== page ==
Spritual home of Clan Gordon | The Peel of Strathbogie | The Gordons of Huntly | A majestic palace
Spritual home of Clan Gordon
Huntly Castle lies in the green heart of the Aberdeenshire countryside. It is a noble ruin in a beautiful setting, remarkable both for the quality of its architecture and for its eventful history.
The earls of Fife built the original stronghold, the Peel of Strathbogie, around 1190, to guard the crossing-point where the rivers Bogie and Deveron meet. But it was the mighty Gordons who made the stronghold their own from the 14th century and renamed it Huntly Castle.
The surviving remains tell the story of the development of the castle in Scotland, from the motte and bailey of the 12th century, through the tower house of the later Middle Ages, to the stately stone palace of the Jacobean era.
The Peel of Strathbogie
Underlying the later stone buildings is a motte and bailey castle. Earl Duncan (II) of Fife was granted the estate of Strathbogie around 1190 as a reward for serving William I in his battle against the MacWilliams of Moray. He probably built the castle. In 1204, Earl Duncan’s third son, David, inherited his father’s Strathbogie estate. The Fifes of Strathbogie later became Earls of Atholl through marriage.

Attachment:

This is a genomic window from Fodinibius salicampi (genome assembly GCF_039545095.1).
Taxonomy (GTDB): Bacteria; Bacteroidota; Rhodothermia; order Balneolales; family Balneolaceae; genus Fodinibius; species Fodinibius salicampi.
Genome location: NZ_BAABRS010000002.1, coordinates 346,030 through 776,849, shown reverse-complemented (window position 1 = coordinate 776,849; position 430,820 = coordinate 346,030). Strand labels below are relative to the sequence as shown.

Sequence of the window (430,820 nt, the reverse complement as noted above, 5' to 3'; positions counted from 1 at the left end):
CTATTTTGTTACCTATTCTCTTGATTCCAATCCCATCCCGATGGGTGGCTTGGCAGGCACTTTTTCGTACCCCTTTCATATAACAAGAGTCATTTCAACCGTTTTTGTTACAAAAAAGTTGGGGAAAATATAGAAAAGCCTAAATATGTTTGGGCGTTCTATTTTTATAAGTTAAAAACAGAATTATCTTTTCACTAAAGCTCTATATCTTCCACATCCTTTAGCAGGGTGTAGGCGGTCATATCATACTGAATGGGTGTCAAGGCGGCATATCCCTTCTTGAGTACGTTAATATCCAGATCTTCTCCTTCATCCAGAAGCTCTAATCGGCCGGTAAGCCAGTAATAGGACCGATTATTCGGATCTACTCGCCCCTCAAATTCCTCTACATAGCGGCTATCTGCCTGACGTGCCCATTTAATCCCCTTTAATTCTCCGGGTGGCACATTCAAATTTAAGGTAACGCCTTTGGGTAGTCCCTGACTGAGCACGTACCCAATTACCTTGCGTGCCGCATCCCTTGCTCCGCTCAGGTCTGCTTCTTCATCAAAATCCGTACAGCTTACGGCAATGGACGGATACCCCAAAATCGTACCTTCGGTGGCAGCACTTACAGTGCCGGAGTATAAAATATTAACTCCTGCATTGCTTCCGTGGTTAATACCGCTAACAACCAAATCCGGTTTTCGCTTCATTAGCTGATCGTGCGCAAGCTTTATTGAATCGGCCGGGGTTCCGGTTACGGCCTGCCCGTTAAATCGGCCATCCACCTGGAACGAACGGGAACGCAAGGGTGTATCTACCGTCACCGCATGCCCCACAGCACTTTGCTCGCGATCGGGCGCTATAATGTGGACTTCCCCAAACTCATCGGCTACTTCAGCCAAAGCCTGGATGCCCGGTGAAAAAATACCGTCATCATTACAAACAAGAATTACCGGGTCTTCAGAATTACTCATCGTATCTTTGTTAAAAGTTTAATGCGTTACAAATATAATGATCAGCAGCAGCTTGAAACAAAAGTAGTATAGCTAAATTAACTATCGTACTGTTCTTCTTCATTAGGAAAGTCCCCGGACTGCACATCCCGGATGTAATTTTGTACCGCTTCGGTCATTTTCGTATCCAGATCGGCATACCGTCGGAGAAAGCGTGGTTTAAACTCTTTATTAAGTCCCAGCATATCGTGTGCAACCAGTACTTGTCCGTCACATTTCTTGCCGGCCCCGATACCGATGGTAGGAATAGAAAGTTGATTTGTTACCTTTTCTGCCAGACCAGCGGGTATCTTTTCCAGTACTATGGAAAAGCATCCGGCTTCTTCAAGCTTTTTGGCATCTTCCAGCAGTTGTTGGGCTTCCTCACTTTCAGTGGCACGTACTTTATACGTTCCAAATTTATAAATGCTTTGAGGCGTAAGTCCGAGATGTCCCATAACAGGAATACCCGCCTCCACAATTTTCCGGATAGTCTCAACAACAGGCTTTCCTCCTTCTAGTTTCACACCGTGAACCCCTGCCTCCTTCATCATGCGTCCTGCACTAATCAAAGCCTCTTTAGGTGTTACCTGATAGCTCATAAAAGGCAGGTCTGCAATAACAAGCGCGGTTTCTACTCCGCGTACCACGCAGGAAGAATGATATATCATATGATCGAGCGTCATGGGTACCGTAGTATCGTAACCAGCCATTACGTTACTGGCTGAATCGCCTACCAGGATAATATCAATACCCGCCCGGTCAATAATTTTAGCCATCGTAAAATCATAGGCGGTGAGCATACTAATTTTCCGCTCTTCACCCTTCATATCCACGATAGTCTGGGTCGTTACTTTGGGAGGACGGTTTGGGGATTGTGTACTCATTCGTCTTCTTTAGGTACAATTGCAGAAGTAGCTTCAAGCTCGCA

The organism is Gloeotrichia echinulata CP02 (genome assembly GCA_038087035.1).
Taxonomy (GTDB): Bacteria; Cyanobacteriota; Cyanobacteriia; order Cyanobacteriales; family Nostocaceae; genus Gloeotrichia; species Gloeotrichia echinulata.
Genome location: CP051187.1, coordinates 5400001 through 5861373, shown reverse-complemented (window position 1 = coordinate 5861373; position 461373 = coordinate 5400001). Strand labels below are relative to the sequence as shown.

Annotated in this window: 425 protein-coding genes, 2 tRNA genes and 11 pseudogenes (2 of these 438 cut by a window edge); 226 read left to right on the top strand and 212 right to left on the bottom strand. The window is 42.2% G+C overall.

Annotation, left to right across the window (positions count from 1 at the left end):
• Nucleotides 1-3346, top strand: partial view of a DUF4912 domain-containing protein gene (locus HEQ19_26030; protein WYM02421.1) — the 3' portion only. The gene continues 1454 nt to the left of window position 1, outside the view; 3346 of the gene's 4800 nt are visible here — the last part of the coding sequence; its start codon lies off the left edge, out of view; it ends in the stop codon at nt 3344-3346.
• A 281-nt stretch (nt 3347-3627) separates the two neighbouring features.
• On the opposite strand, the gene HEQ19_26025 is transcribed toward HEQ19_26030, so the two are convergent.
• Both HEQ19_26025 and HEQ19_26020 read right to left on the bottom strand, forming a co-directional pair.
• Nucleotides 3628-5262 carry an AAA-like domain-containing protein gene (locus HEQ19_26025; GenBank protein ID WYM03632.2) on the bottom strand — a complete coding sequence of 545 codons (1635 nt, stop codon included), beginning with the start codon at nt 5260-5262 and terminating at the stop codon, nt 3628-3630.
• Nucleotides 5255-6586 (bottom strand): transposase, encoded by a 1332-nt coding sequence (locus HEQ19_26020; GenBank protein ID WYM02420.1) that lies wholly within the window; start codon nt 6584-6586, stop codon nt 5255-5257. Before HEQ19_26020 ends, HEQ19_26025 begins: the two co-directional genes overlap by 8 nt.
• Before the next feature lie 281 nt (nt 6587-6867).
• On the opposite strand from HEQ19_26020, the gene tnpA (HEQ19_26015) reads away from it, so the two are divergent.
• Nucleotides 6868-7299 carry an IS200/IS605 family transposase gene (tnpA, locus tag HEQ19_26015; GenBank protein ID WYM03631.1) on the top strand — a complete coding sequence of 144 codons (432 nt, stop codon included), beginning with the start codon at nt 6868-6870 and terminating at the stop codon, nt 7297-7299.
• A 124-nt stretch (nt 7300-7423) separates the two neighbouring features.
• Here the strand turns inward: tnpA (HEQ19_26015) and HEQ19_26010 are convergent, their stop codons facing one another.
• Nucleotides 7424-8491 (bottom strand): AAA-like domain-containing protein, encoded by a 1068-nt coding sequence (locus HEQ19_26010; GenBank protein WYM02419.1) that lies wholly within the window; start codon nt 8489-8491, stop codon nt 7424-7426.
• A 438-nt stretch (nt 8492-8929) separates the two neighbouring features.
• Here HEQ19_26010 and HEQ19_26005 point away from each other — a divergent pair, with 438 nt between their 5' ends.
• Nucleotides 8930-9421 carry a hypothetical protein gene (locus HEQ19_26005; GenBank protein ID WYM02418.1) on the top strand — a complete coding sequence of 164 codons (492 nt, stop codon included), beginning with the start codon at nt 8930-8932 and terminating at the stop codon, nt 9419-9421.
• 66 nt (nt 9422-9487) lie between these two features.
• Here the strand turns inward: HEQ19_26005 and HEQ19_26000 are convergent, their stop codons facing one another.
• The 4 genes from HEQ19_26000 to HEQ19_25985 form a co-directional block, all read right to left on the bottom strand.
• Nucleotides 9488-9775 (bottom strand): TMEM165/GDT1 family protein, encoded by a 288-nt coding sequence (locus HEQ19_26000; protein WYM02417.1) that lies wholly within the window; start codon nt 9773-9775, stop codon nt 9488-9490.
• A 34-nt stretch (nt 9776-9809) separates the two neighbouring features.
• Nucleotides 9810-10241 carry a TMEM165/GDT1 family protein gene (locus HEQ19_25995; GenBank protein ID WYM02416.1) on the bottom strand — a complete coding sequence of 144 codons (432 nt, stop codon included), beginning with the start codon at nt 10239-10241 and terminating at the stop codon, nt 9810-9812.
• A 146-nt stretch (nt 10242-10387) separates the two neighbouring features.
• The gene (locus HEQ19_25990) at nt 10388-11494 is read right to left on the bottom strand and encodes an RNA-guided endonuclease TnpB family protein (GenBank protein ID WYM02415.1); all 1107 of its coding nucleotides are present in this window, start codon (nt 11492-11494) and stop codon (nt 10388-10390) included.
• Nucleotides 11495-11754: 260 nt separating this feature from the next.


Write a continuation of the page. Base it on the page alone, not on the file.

The circular motte, where the Fifes of Strathbogie once held court, now survives as a grassy mound. The bailey, or service court, is now covered by the later stone buildings.
The Gordons of Huntly
The Fifes of Strathbogie lost their lands and titles in 1314, after taking the wrong side at the Battle of Bannockburn. The victorious King Robert Bruce granted Strathbogie to a loyal supporter, Sir Adam Gordon of Huntly, in Berwickshire.
Around 1445, Alexander, 2nd Lord Gordon, was created Earl of Huntly. He changed the name of his residence from Strathbogie to Huntly. The Gordons went from strength to strength, and north-eastern Scotland became ‘Gordon Country’. The impressive stone structures that today grace the ancient motte and bailey mirror the rise and decline of this noble family.
A majestic palace
The stately palace that dominates the site is one of Scotland’s most impressive medieval buildings. It was constructed around 1450 by the newly ennobled Earl of Huntly. The 4th Earl, George Gordon, ‘Cock o’ the North’, extensively remodelled it in the 1550s.
His grandson, the 6th Earl, greatly embellished it, outside and in, to celebrate his becoming 1st Marquis of Huntly in 1599. It is the 1st Marquis’s work that holds the visitor in thrall today: the great inscription high upon the south front, the heraldic fireplaces inside, and most notable of all, the splendid heraldic ‘frontispiece’ over the main door.